… The Crown of Thorns… will be part of the procession as the faithful gather on the bridge that links Notre Dame with Paris to mark Good Friday…
The Crown of Thorns was among relics saved by a “human chain” of firefighters, emergency workers and antique experts who passed the holy items from the cathedral to safety as the fire burned…
The Crown of Thorns and the tabernacle that contained the Eucharist were both locked inside a safe that only a few had the codes to open. Eventually firefighters were able to get the combination and opened the safe as debris and embers fell from above…
—Natalie Dreier, WSB-TV
THE MYSTERIES OF THE CROWN OF THORNS
I wouldn’t usually link to a Yahoo page, as they tend to vanish, but here’s this:
Dr Emily Guerry, Senior Lecturer in Medieval History, University of Kent
Holy Crown of Thorns worn by Jesus Christ is presented for in a special service at Notre Dame Cathedral, June 2017. Damann via Shutterstock
Preserved in a gilded, crystalline reliquary and exposed to the faithful every year for a special service on Good Friday, the crown relic looks like a wreath comprised of brittle but elegantly woven marine rushes. This delicate relic has a long and complicated history….
The Crown of Thorns is named in three of the gospels as one of many tortuous instruments used while Christ is being mocked during his trial and punishment (Matthew 27:27–30, Mark 15:16–19, and John 19:1–3). In John’s gospel, the Passion narrative is extended: Christ is brought before the Roman governor of Judea, Pontius Pilate, to face the crowd while still wearing the Crown of Thorns. …
Christ does not wear the Crown of Thorns in early depictions of the Crucifixion. Christ is shown dying on the cross without the crown (with only a handful of exceptions) throughout the first millennium of Christian art. And the existence of a relic cult is unknown until the fifth century.…
In 591 AD, Gregory of Tours offered the earliest known description of the crown relic:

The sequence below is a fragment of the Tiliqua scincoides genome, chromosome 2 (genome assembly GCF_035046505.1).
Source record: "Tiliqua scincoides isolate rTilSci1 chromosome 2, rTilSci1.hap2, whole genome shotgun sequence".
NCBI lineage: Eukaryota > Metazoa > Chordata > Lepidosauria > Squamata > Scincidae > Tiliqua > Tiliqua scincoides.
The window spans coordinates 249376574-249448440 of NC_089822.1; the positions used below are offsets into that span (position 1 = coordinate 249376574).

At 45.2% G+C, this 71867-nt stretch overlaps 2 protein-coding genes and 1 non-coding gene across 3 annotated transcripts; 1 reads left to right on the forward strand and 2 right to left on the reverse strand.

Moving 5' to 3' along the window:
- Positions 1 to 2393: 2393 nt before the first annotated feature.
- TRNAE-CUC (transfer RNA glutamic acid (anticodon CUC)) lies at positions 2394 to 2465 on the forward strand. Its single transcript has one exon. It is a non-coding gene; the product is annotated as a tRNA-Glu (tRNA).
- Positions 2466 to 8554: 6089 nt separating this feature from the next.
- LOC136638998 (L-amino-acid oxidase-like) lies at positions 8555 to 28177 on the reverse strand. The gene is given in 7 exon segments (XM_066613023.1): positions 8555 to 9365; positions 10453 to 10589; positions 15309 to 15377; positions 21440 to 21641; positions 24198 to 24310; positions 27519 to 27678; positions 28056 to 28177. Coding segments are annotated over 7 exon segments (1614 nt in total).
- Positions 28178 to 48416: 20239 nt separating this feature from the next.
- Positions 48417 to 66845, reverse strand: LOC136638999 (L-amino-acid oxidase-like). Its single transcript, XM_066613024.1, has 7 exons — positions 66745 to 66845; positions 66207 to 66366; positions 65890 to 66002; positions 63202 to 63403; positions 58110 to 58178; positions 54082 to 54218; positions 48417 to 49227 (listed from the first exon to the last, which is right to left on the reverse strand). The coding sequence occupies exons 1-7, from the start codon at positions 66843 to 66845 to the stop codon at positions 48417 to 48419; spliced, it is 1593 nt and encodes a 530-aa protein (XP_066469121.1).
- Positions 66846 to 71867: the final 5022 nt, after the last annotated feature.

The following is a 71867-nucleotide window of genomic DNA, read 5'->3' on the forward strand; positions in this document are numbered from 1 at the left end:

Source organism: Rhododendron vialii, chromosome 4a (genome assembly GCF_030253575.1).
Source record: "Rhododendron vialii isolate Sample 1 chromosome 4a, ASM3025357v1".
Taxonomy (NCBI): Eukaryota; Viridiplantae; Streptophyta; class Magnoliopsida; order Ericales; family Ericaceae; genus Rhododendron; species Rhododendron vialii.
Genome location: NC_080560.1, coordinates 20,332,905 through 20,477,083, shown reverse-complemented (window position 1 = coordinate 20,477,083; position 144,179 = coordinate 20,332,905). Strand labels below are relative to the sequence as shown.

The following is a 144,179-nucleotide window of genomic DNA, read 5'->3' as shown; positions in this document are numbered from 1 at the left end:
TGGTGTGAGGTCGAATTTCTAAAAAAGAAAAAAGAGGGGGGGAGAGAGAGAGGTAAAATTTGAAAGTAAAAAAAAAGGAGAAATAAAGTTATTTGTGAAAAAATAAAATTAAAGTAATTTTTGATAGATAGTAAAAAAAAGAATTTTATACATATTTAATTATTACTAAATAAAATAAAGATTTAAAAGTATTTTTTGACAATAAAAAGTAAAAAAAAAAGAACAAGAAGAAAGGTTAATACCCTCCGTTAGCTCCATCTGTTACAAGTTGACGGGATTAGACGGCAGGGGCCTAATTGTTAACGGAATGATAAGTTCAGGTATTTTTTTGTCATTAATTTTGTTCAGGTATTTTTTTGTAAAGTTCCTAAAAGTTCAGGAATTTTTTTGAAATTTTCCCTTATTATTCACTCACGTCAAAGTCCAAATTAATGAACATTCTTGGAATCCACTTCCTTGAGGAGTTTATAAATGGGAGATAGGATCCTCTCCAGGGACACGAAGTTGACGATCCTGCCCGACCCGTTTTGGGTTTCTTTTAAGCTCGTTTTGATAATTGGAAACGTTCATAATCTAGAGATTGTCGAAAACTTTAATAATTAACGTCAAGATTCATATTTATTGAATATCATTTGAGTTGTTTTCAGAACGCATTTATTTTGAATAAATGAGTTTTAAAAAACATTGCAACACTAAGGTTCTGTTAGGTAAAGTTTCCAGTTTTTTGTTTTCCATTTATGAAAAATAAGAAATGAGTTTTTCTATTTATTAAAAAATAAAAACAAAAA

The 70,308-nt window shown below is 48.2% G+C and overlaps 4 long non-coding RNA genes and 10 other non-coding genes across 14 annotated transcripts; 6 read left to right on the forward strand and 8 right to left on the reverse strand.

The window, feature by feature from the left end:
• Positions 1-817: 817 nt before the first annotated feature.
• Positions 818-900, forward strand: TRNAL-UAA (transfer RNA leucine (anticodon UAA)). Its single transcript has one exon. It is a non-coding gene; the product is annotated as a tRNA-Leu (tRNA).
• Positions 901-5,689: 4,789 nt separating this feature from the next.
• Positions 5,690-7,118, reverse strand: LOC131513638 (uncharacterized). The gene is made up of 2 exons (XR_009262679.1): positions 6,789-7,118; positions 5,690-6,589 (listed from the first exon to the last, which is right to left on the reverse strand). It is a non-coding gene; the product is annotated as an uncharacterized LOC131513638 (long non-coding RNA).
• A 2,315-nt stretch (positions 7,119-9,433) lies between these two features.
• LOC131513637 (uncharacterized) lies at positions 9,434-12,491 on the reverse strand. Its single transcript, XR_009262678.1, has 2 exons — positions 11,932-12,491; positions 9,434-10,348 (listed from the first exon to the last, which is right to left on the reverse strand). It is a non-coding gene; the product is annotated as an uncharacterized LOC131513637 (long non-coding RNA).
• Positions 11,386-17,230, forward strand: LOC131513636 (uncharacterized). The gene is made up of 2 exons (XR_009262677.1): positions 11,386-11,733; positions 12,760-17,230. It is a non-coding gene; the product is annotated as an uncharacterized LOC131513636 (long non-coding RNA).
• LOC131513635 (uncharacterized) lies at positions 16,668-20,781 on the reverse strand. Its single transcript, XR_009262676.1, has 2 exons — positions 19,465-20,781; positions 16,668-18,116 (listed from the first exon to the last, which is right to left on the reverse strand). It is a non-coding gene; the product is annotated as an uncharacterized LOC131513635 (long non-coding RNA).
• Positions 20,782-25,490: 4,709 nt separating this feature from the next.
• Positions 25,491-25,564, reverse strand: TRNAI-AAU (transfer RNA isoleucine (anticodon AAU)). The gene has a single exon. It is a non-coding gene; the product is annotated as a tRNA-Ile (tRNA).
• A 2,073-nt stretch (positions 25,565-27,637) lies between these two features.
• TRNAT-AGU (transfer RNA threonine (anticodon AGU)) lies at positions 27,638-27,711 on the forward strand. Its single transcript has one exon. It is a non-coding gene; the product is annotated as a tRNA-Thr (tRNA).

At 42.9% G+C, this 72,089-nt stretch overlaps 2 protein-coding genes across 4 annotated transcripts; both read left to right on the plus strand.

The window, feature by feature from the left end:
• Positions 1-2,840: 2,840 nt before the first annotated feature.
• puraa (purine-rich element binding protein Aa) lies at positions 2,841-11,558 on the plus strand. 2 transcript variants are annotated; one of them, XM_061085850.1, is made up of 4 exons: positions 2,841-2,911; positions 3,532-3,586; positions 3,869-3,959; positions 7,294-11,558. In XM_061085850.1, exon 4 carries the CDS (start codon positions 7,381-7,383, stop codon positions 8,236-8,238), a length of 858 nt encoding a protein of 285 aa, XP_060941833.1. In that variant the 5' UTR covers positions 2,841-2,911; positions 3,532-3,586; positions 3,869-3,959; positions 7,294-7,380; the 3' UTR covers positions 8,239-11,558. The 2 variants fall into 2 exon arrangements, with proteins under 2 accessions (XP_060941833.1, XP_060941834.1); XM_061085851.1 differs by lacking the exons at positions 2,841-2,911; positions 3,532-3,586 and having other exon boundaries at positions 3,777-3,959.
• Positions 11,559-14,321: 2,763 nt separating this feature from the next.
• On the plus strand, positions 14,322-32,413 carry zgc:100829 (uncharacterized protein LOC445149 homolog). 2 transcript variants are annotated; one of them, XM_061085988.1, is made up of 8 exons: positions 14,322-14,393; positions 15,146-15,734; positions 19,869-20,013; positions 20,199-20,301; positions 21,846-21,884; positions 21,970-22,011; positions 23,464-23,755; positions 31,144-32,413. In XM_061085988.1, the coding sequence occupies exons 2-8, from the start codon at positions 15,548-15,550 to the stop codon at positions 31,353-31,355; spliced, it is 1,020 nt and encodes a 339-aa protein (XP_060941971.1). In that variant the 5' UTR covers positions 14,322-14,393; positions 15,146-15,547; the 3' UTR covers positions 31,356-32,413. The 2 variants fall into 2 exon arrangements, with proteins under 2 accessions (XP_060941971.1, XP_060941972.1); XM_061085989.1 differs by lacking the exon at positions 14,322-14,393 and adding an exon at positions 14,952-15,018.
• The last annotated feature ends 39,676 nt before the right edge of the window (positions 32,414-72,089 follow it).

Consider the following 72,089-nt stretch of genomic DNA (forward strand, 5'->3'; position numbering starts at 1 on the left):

They say that the Crown of Thorns appears as if it is alive. Everyday its leaves seem to wither and every day, they become green again because of divine power.
Throughout innumerable wars, disasters, other threats from the vicissitudes of time, this small, sacred object – a little cluster of ancient branches that signify Christian salvation – still remains. Loved by thousands, the Crown of Thorns relic continues to serve its purpose – to inspire hope, to remind us that what is lost can one day flourish again and that the things we love, no matter how small, have great power.
This article is republished from The Conversation under a Creative Commons license. Read the original article.
Mark Ellis, GodReports, July 26, 2017
“The Blood serum tells us that before dying the person was suffering…”
Before the scourgers laid their knotted whips upon Jesus as he was bound to the whipping post, they again put upon him the purple robe, and plaiting a crown of thorns, they placed it upon his brow. And when they had put a reed in his hand as a mock scepter, they knelt before him and mocked him, saying, “Hail, king of the Jews!” And they spit upon him and struck him in the face with their hands. And one of them, before they returned him to Pilate, took the reed from his hand and struck him upon the head.
Then Pilate led forth this bleeding and lacerated prisoner and, presenting him before the mixed multitude, said: “Behold the man! Again I declare to you that I find no crime in him, and having scourged him, I would release him.”
There stood Jesus of Nazareth, clothed in an old purple royal robe with a crown of thorns piercing his kindly brow. His face was bloodstained and his form bowed down with suffering and grief. But nothing can appeal to the unfeeling hearts of those who are victims of intense emotional hatred and slaves to religious prejudice.
—Urantia Paper 185